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day-start-interval

1.0.0 • Public • Published

day-start-interval

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This package exports an isomorphic function that works like setInterval, but aligns itself to the start of each day. You might use this client-side to update a UI that shows new information each day. You might use this server-side, from within a websocket handler, to push new information to the client when the day changes.

Installation

For use from both the browser and Node:

npm install day-start-interval

For use in the browser, you will also need to install moment-timezone as described here, and configure your bundler to resolve that dependency. If you wish to load moment-timezone from a CDN like JSDelivr, for instance, and are using Rollup, you might do:

<!-- in your HTML -->
<script src="//cdn.jsdelivr.net/combine/npm/moment@2.24.0/moment.min.js,npm/moment-timezone@0.5.26/builds/moment-timezone-with-data.min.js"></script>
// Part of your Rollup configuration
{
  external: ['moment-timezone'],
  globals: {
    'moment-timezone': 'moment'
  }
}

You may also need to configure your bundler to upconvert this module from CJS to ESM e.g. using rollup-plugin-commonjs (exercise left to the reader). https://github.com/mixmaxhq/day-start-interval/issues/4 tracks adding a ESM build to this project.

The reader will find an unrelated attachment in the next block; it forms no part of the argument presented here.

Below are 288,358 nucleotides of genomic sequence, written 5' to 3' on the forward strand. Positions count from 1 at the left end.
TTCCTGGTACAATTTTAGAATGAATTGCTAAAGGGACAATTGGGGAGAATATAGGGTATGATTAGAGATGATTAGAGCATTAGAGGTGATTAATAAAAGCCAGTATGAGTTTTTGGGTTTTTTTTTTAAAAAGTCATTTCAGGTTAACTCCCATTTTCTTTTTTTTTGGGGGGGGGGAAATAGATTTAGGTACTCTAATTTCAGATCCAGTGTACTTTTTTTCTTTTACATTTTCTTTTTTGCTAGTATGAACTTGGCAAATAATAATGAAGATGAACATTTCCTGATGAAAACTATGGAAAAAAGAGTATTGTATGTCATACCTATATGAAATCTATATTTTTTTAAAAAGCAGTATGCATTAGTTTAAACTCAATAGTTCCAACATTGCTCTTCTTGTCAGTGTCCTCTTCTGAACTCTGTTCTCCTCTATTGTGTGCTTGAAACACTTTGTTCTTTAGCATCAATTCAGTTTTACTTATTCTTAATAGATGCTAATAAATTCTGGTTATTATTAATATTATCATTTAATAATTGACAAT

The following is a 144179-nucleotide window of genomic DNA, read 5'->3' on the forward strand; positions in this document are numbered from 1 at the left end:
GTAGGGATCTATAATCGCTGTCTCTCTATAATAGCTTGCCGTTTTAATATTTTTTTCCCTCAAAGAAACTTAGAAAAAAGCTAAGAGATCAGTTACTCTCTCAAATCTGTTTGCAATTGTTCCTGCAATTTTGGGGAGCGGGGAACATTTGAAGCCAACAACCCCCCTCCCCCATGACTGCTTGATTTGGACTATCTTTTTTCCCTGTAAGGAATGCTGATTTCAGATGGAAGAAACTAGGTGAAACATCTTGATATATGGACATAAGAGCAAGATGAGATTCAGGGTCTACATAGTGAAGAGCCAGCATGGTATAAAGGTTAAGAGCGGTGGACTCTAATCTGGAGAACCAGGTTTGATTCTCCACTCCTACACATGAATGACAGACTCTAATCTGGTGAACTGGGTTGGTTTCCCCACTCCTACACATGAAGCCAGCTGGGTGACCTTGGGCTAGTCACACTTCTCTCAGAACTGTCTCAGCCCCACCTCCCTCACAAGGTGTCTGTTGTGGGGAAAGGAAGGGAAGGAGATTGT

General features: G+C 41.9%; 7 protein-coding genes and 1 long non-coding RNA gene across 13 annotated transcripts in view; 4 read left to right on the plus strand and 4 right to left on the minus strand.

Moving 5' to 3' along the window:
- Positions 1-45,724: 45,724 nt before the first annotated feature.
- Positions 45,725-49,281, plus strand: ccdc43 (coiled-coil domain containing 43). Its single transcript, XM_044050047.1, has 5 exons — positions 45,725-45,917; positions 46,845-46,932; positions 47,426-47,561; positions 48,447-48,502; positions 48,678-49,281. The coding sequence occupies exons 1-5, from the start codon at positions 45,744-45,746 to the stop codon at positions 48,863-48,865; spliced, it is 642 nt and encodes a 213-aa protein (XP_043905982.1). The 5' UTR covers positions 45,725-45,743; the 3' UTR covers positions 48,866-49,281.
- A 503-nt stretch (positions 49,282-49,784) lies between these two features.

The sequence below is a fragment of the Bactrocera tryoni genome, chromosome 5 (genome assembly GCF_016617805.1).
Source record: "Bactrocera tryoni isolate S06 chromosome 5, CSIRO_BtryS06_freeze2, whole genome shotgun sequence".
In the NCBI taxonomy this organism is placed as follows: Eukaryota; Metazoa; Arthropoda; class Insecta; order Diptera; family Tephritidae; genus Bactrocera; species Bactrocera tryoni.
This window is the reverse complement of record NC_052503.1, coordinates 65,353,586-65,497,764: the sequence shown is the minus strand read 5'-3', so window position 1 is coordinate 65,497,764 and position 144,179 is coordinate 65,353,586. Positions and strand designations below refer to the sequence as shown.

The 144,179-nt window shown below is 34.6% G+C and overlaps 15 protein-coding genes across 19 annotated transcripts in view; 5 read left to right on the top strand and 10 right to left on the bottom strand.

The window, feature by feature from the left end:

Usage

First, import the library:

// In the browser:
import { setDayStartInterval } from 'day-start-interval';
// In Node:
const { setDayStartInterval } = require('day-start-interval');

Then, determine the user's time zone. The library can't determine when the day starts without this information: as of this writing, it is 2:06pm on September 18th in San Francisco, but already 6:36am on September 19th in Adelaide, Australia!

Client-side, you can use moment-timezone and use moment.tz.guess() to figure this out:

import moment from 'moment-timezone';
 
const tz = moment.tz.guess();

If you wish to use this library server-side, you can determine the time zone client-side and then pass that to the server (exercise left to the reader).

Finally:

setDayStartInterval(() => {
  console.log("It's a new day!");
}, { tz });

Does this library expect your code to actually run for more than 24 hours?

I mean… it might, right? Some users keep tabs open forever, and you might even expect them to do so if you're making some sort of dashboard for them.

And if the client is alive for more than 24 hours, than a corresponding websocket process might live for more than 24 hours too. (Theoretically—you should make sure that your client can gracefully reconnect if your websocket servers cycle, the network connection drops, etc!)

But, it's totally possible for setDayStartInterval to fire much sooner than 24 hours, depending on when you call it—if you call it at 11:59pm, then it will fire for the first time in just one minute.

Error handling

As with setInterval, if func throws, that exception will not be caught. You are responsible for adding your own try-catch inside func if needed. If func throws, this library does not make any guarantees about whether the interval will continue to run.

Contributing

We welcome bug reports and feature suggestions, as well as contributions!

Please add tests for any changes. You can run the tests continuously as you work by doing env WATCH=true npm run test.

Install

npm i day-start-interval

DownloadsWeekly Downloads

198

Version

1.0.0

License

MIT

Unpacked Size

11.4 kB

Total Files

11

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